Locke’s Thoughts on Spoiling
In Chapter V: Of Property, in John Locke’s Second Treatise of Government, Locke says, “The earth, and all that is therein, is given to men for the support and comfort of their being.” (Locke, Second Treatise of Government, 293). This basically means that the earth is the property of man as it can allow them to flourish and survive. In the paragraph after this, Locke brings up the idea that each man is entitled to, and owns his own body and the toil of his hands. In addition, any foreign object that a man applies his own labor too, ultimately becomes his own property. Locke continues to discuss the idea of how much property one can acquire without wasting or spoiling it. According to Locke, a man is entitled to and can call his own property as much land that he can till, improve, and cultivate. This is within reason, because as soon as you acquire more land than you can take care, you are spoiling or wasting it. Based on his ideas, there are a number of scenarios that would be interesting to see what Locke thinks about them.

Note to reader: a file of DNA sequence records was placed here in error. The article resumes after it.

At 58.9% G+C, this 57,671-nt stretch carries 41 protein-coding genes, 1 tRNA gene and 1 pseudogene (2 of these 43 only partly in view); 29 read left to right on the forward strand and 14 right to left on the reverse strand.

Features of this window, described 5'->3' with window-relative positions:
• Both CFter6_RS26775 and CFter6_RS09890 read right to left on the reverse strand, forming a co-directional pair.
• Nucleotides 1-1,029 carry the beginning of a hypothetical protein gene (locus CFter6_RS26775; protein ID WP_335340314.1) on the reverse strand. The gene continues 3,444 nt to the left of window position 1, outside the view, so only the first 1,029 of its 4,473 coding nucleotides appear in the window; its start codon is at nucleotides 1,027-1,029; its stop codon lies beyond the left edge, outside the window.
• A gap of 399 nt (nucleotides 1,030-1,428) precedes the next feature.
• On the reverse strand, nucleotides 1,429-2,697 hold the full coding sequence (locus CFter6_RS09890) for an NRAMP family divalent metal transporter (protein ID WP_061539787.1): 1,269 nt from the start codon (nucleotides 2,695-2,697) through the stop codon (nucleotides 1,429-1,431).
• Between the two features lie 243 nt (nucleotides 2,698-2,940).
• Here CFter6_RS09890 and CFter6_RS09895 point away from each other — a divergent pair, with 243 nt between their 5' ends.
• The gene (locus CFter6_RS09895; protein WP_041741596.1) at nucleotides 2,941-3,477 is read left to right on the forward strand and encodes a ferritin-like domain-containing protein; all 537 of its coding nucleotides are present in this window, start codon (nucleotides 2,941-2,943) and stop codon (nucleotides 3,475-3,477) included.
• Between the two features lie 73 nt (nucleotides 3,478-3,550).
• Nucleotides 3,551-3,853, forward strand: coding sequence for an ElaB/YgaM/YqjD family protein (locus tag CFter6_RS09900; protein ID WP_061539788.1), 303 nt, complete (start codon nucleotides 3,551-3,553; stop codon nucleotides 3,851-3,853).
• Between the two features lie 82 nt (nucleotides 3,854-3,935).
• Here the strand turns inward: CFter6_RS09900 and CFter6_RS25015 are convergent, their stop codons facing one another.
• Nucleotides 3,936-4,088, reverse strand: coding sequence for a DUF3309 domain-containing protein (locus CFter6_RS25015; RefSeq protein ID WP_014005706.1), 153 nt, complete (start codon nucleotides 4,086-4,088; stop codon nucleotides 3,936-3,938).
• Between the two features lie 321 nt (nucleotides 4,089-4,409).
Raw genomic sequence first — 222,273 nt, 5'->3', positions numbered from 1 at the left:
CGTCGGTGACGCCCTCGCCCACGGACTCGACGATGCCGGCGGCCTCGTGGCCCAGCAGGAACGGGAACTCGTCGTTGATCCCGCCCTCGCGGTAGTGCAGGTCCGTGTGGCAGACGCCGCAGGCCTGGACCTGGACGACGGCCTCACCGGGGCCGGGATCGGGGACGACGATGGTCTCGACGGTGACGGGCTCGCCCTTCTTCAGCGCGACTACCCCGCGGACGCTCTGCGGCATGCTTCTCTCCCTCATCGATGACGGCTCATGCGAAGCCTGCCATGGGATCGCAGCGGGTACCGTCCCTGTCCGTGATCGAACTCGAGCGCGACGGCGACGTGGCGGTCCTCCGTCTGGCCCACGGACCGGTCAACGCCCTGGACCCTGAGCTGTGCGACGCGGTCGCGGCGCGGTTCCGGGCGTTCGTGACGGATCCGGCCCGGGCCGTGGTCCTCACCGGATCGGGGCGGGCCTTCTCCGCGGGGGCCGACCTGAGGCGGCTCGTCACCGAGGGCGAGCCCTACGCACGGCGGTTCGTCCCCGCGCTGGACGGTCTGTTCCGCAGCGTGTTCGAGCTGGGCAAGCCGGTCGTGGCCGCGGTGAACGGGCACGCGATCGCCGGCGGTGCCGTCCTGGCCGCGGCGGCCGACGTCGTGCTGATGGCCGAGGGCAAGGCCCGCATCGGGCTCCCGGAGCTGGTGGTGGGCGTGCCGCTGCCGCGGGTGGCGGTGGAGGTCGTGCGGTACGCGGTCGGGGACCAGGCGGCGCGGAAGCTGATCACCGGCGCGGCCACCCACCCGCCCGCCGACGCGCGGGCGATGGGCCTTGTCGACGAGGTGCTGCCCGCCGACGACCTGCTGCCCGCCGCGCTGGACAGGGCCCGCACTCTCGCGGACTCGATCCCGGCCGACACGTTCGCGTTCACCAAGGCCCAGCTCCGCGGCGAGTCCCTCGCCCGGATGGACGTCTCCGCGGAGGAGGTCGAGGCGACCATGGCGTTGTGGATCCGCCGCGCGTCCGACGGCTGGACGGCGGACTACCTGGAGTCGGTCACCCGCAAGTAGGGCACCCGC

Suppose a Man A puts his own labor into a piece of land, cultivating and improving it, to the point where he no longer has to work the land in order to survive. Based on Locke’s ideologies, it is clear that Man A who has put his own property (his body and labor) into the land has “thereby [made] it his property.” (Locke, Second Treatise of Government, 293). Since he no longer needs to work and improve the land, is Man A spoiling the land he has acquired? I believe that Locke would agree that Man A is not spoiling the land because he is not trying to acquire more land, simply has applied his labor in such a way that he no longer has to work his land.
However, if his neighbor Man B is in need of more land, and has the will and means of labor to improve the land; is it appropriate for him to take some of Man A’s land on the grounds that he is spoiling it? I believe Man B would not be entitled to Man A’s land because according to Locke, God commanded man to “improve [the land] for the benefit of life” (Locke, Second Treatise of Government, 294).
Locke, John. “Second Treatise of Government.” Modern Political Thought: Readings from Machiavelli to Nietzsche. By David Wootton. Indianapolis: Hackett Pub., 2008. Print.